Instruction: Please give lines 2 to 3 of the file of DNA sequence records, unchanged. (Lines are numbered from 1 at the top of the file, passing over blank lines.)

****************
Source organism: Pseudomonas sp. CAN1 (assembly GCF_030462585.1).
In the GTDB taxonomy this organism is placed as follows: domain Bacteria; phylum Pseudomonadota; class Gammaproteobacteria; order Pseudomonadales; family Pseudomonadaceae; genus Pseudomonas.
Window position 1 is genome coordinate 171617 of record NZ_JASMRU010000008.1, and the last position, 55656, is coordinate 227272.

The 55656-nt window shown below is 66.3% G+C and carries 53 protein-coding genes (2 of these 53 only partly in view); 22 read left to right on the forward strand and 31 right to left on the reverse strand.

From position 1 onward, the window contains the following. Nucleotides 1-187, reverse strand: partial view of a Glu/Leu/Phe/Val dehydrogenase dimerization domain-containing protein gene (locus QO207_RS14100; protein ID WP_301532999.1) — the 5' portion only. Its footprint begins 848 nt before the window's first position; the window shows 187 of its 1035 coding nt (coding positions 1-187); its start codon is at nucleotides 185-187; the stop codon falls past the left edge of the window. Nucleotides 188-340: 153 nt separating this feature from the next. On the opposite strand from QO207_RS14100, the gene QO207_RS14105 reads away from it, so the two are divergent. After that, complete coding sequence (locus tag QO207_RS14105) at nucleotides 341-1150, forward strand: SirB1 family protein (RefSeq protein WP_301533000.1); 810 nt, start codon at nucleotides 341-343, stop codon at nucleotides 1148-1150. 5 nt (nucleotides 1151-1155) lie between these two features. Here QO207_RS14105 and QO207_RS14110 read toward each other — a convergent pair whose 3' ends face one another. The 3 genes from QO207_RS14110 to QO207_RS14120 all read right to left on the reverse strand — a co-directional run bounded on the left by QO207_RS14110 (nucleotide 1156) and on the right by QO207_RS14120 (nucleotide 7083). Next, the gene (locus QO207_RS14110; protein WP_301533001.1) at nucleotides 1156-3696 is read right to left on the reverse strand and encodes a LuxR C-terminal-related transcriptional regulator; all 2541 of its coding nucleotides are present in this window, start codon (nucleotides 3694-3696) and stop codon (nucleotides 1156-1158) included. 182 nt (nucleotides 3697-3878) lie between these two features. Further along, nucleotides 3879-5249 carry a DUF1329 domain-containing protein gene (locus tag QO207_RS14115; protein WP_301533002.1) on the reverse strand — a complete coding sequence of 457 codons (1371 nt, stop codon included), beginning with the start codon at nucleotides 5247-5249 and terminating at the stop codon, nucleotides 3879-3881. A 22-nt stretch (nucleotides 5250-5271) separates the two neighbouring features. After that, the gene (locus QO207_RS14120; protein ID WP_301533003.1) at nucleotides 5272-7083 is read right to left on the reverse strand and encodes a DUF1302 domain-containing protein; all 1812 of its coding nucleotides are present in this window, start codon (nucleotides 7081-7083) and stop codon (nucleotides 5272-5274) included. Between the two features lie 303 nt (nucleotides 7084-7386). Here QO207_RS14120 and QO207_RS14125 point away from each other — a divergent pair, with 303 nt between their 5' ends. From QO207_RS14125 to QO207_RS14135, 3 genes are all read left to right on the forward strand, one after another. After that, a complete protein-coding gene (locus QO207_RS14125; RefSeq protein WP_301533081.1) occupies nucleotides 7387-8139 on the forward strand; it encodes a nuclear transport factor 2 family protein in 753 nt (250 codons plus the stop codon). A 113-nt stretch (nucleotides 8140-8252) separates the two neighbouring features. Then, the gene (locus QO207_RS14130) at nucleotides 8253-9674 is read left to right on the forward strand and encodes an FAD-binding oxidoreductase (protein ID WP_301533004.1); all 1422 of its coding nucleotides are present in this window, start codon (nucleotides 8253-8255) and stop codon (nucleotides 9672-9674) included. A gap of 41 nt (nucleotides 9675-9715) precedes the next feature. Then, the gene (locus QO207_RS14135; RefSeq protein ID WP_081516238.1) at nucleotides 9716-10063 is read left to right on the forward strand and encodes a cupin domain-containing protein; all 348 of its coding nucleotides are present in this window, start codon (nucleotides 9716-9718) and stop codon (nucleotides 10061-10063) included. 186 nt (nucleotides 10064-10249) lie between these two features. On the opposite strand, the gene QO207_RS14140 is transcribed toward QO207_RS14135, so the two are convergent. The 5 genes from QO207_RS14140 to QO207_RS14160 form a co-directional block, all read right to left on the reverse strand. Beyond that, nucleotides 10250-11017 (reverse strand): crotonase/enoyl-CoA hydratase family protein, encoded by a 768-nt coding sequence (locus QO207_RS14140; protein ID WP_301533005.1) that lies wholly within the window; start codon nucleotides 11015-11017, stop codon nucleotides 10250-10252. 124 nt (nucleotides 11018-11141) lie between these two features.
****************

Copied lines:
In the GTDB taxonomy this organism is placed as follows: domain Bacteria; phylum Pseudomonadota; class Gammaproteobacteria; order Pseudomonadales; family Pseudomonadaceae; genus Pseudomonas.
Window position 1 is genome coordinate 171617 of record NZ_JASMRU010000008.1, and the last position, 55656, is coordinate 227272.